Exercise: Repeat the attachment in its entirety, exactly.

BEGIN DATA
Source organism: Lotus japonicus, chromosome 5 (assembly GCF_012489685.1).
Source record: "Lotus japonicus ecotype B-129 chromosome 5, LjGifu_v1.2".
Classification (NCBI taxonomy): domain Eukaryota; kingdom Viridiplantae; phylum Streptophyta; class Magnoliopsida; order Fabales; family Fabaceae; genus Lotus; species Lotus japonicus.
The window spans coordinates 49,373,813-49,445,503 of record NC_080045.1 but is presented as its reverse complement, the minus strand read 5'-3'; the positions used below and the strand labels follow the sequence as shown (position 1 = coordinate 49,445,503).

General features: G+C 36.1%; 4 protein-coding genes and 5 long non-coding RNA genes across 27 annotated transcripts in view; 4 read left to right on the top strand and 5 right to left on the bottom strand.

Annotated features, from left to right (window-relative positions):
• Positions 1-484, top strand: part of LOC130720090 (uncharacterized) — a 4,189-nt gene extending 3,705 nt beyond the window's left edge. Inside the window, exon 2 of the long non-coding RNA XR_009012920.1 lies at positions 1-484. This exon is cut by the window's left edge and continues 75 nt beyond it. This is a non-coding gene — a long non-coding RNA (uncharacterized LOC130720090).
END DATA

Source organism: Lotus japonicus, chromosome 5 (assembly GCF_012489685.1).
Source record: "Lotus japonicus ecotype B-129 chromosome 5, LjGifu_v1.2".
Classification (NCBI taxonomy): domain Eukaryota; kingdom Viridiplantae; phylum Streptophyta; class Magnoliopsida; order Fabales; family Fabaceae; genus Lotus; species Lotus japonicus.
The window spans coordinates 49,373,813-49,445,503 of record NC_080045.1 but is presented as its reverse complement, the minus strand read 5'-3'; the positions used below and the strand labels follow the sequence as shown (position 1 = coordinate 49,445,503).

General features: G+C 36.1%; 4 protein-coding genes and 5 long non-coding RNA genes across 27 annotated transcripts in view; 4 read left to right on the top strand and 5 right to left on the bottom strand.

Annotated features, from left to right (window-relative positions):
• Positions 1-484, top strand: part of LOC130720090 (uncharacterized) — a 4,189-nt gene extending 3,705 nt beyond the window's left edge. Inside the window, exon 2 of the long non-coding RNA XR_009012920.1 lies at positions 1-484. This exon is cut by the window's left edge and continues 75 nt beyond it. This is a non-coding gene — a long non-coding RNA (uncharacterized LOC130720090).